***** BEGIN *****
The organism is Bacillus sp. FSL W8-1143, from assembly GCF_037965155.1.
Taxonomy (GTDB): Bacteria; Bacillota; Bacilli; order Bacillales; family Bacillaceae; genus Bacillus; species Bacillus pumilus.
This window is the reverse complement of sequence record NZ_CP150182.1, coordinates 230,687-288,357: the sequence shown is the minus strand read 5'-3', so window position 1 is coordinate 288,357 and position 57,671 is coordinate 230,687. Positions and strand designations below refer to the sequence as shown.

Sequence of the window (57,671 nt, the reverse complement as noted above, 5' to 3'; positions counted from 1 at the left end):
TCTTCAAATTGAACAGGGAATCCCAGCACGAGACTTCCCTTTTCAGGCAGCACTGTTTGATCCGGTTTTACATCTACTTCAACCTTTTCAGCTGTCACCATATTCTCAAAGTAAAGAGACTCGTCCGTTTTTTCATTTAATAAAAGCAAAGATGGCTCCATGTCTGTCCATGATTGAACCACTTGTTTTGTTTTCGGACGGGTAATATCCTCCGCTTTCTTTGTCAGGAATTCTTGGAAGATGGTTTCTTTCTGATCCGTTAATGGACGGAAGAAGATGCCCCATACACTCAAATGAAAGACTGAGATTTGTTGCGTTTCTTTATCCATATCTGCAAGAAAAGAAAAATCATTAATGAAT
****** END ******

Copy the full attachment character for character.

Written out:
The organism is Bacillus sp. FSL W8-1143, from assembly GCF_037965155.1.
Taxonomy (GTDB): Bacteria; Bacillota; Bacilli; order Bacillales; family Bacillaceae; genus Bacillus; species Bacillus pumilus.
This window is the reverse complement of sequence record NZ_CP150182.1, coordinates 230,687-288,357: the sequence shown is the minus strand read 5'-3', so window position 1 is coordinate 288,357 and position 57,671 is coordinate 230,687. Positions and strand designations below refer to the sequence as shown.

Sequence of the window (57,671 nt, the reverse complement as noted above, 5' to 3'; positions counted from 1 at the left end):
TCTTCAAATTGAACAGGGAATCCCAGCACGAGACTTCCCTTTTCAGGCAGCACTGTTTGATCCGGTTTTACATCTACTTCAACCTTTTCAGCTGTCACCATATTCTCAAAGTAAAGAGACTCGTCCGTTTTTTCATTTAATAAAAGCAAAGATGGCTCCATGTCTGTCCATGATTGAACCACTTGTTTTGTTTTCGGACGGGTAATATCCTCCGCTTTCTTTGTCAGGAATTCTTGGAAGATGGTTTCTTTCTGATCCGTTAATGGACGGAAGAAGATGCCCCATACACTCAAATGAAAGACTGAGATTTGTTGCGTTTCTTTATCCATATCTGCAAGAAAAGAAAAATCATTAATGAAT